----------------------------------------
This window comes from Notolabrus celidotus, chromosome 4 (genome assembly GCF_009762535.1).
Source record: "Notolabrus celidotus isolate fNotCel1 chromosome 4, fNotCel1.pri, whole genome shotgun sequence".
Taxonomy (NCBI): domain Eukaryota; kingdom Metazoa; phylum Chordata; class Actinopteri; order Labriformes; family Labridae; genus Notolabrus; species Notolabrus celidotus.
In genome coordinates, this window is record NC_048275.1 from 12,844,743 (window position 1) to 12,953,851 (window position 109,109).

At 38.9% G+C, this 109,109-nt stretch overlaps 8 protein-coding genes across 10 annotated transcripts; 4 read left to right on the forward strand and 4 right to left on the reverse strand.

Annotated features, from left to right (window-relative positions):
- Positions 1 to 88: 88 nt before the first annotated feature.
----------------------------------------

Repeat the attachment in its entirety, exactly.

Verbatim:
This window comes from Notolabrus celidotus, chromosome 4 (genome assembly GCF_009762535.1).
Source record: "Notolabrus celidotus isolate fNotCel1 chromosome 4, fNotCel1.pri, whole genome shotgun sequence".
Taxonomy (NCBI): domain Eukaryota; kingdom Metazoa; phylum Chordata; class Actinopteri; order Labriformes; family Labridae; genus Notolabrus; species Notolabrus celidotus.
In genome coordinates, this window is record NC_048275.1 from 12,844,743 (window position 1) to 12,953,851 (window position 109,109).

At 38.9% G+C, this 109,109-nt stretch overlaps 8 protein-coding genes across 10 annotated transcripts; 4 read left to right on the forward strand and 4 right to left on the reverse strand.

Annotated features, from left to right (window-relative positions):
- Positions 1 to 88: 88 nt before the first annotated feature.